Saturday, November 16, 2013

Finally remembering

There are some men who cannot forget their darkest times, who replay the misery and despair of those events over and over again as they lie on their beds, restlessly afraid that the shadows shall pursue them all the days of their life. But some men are of another kind, when they return to a pleasanter place, they would rather live as if there were no gloom behind them, and never had been. They never look back over their shoulders, and if you detect any nervousness or tentativeness about them, they will deny all knowledge or cause.

Such a man was the king’s cupbearer. Others in the king’s service might recall the time when he, along with the chief baker, was imprisoned, but he had made it very clear, within a few days, that he had no intention of ever talking about it, so they soon learned not to mention it to him. And, in truth, there was so much else to gossip about in Pharaoh’s palace, a new scandal every week at least, that it was soon forgotten in preference to far more recent and exciting things. And, apart from his immediate family, no one remembered the baker at all, who had been imprisoned at the same time and condemned to death instead. But the cupbearer was doubly careful not to offend again.

Two years passed, and never once did the cupbearer give a thought to that difficult time, or to that Hebrew in the prison whom he had promised to mention to Pharaoh. It was all swept away behind a wilful curtain of forgetfulness. Then, one night, Pharaoh had a dream, a very strange dream, about gaunt, ugly cows devouring fat cows, and fine heads of grain being swallowed up by ones that were meagre and scorched. Everyone was bewildered, and the wisest in the land could find no meaning in it. That was when the cupbearer remembered ...

He and the chief baker had been thrown into prison after angering Pharaoh, and they had both been terrified. Their very lives hung on the king’s whim, and who knew what would become of them? Life... death... rotting their lives away as forgotten men? Anything was possible! Their only solace was the Hebrew, Joseph, who attended them, a fellow prisoner like themselves, but given a lot of responsibility. He was a kind man, and as they were to discover, a man gifted with more-than-human wisdom and insight. For one night the cupbearer and the baker both dreamed potent dreams which they could not understand. But Joseph could, and as gently as he could, he explained to them that in three days time (which was Pharaoh’s birthday), the cupbearer would be restored to his position, and the baker’s life would end. And so it had come to pass, and Joseph had specifically asked him to mention his case to Pharaoh, since he was an innocent man wrongfully imprisoned. Until this moment the cupbearer had totally forgotten.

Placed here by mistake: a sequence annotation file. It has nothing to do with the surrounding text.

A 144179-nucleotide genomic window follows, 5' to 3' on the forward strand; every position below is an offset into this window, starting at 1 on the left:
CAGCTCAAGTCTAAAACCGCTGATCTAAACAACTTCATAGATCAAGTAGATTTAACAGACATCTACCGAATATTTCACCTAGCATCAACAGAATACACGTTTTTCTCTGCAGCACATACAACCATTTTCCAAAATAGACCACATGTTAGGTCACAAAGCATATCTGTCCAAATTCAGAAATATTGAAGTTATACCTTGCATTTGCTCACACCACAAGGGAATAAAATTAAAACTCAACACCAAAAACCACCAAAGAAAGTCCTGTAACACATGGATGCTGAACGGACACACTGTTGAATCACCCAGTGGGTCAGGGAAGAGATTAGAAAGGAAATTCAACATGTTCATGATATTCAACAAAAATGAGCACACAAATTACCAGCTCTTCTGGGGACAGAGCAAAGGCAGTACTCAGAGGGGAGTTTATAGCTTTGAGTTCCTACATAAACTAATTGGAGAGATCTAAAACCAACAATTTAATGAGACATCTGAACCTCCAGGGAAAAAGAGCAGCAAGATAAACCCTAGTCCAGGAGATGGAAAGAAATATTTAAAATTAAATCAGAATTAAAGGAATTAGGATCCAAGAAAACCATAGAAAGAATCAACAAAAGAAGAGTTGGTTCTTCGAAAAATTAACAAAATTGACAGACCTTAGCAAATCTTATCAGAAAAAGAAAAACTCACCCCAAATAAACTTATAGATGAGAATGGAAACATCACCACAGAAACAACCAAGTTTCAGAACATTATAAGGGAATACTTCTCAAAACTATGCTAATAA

But now he remembered, and stepped forward, and spoke to Pharaoh, telling him about the young Hebrew he had met in prison, and how this man had the ability to interpret dreams. So Pharaoh sent for Joseph, and listened to him, and because of this Egypt was saved from the famine which was to come.

Many years later, the cupbearer would reminisce about his own tiny, but so important part in saving Egypt from famine. But, alone on his bed, he sometimes wondered if the whole ordeal he went through, way back then, his imprisonment and strange dream, didn’t  all happen just so he could know about Joseph, and bring him to Pharaoh’s attention at the crucial moment. But that would mean that Joseph’s God, who had neither temple or statue, really did rule over every detail of the world ...

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